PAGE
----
Like the rest of the country, I was saddened but not surprised when I heard of Whitney Houston's untimely death last weekend. When I finished reading Terry McMillan's book Getting To Happy last year--the sequel to her novel Waiting To Exhale--I silently prayed to God that Whitney Houston would be healthy enough to be recast in her role as Savannah when Getting To Happy hit the big screen. But I guess it was not to be.
She follows in the footsteps of other talented singers like Billie Holiday, Judy Garland and Michael Jackson. It is so scary to see how addictions can take down celebrities who seem to have it all: talent, beauty and money. To make matters worse, their fall from the top is highly chronicaled in the media, making it all the more painful for them--and the world--to see.
I've had a bad feeling about Whitney for awhile. When I watched Oprah's last interview with her on OWN network last night I remembered why I was so worried about her. She said she quit taking drugs but liked to have a drink once in awhile. Anyone who knows about addictions knows that if you are an addict, drugs AND drinking are off limits.
How ironic that the last two days of her life, Whitney was reportedly kicking back Patron shots and guzzeling champagne like there was no tomorrow. In Oprah's interview, she claimed that drinking was her ex-husband's Bobby's problem--not hers. She just had a problem with drugs. So when her enablers removed the pot and cocaine, she simply replaced that with zanax, valium and lots of booze. I believe that combo contributed to her death.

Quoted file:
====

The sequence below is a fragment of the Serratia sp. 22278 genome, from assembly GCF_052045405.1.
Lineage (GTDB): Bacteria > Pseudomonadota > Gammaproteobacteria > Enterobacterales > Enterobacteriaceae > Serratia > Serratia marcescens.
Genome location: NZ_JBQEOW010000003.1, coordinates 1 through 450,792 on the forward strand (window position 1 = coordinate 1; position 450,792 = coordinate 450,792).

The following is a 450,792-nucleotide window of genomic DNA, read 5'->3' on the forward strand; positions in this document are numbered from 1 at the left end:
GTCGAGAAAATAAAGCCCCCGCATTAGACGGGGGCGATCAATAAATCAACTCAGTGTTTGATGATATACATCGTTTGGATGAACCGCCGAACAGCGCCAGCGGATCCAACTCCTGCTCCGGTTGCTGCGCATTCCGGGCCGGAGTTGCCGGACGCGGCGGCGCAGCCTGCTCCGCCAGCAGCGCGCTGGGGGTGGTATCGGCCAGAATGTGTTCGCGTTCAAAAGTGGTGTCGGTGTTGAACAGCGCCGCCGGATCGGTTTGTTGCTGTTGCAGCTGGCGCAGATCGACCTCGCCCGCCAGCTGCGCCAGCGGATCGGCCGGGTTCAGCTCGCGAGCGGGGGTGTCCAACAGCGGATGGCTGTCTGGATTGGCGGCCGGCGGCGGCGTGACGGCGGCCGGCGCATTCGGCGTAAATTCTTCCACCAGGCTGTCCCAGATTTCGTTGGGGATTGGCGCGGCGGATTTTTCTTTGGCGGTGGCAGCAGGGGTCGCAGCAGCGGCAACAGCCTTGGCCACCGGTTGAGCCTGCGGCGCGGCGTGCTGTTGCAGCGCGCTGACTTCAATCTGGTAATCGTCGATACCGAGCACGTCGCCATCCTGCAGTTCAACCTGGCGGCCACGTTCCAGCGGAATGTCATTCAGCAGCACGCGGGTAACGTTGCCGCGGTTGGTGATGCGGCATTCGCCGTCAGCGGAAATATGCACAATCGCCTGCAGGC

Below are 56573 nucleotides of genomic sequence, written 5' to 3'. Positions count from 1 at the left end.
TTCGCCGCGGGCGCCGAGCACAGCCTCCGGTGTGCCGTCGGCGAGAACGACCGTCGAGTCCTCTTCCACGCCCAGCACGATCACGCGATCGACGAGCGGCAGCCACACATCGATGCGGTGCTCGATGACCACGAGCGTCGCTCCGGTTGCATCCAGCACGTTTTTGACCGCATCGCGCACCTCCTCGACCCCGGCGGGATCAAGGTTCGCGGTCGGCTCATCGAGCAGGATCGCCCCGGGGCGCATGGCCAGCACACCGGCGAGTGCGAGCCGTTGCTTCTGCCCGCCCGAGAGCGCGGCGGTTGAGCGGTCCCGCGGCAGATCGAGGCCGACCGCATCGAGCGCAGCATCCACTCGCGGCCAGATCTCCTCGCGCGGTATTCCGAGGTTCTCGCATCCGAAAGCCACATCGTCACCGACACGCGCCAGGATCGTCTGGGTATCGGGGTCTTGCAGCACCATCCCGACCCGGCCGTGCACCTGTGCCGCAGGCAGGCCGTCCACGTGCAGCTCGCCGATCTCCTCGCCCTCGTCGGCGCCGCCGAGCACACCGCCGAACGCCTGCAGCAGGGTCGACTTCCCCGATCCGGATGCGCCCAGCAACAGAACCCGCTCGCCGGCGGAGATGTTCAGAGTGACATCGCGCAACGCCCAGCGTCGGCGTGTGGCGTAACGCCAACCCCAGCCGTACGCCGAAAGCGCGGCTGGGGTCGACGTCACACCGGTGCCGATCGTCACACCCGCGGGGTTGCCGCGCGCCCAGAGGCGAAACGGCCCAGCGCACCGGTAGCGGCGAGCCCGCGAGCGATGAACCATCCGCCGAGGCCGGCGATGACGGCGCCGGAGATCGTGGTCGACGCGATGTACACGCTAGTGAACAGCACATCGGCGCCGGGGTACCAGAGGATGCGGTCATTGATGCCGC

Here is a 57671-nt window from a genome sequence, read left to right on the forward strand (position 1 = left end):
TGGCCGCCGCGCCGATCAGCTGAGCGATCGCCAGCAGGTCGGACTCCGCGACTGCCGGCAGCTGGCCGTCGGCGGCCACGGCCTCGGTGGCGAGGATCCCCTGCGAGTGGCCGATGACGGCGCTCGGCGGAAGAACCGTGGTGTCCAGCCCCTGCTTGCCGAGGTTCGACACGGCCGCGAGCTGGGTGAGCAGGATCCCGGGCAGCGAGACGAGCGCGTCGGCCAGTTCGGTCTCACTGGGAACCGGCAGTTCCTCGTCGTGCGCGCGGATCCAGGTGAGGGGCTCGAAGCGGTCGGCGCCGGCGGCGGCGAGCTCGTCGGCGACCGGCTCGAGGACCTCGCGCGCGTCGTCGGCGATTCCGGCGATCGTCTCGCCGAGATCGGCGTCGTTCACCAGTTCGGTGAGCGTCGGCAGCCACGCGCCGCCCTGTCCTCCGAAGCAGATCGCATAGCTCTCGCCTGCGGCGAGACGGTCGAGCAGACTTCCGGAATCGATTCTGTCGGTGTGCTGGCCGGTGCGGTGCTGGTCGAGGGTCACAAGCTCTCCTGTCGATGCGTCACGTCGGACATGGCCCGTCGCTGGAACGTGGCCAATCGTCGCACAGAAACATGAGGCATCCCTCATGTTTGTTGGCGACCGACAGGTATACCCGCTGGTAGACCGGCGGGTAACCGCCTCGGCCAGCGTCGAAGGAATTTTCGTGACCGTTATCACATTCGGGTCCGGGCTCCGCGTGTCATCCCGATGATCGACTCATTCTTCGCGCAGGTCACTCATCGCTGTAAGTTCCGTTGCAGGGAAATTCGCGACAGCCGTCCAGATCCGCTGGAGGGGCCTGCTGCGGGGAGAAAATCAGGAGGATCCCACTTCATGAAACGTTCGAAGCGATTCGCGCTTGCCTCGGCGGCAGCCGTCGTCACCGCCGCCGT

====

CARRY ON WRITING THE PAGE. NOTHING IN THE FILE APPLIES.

Of course, only time will tell. All I know is, if you are trading one drug of choice for another, you have no right to call yourself sober. I've been up close and personal with more than one boyfriend that has battled one addiction or another. My old flame Stephen McGrath died last April at only 48 years old of alcohol abuse. I've seen this before, and I will probably see this again but it still breaks my heart.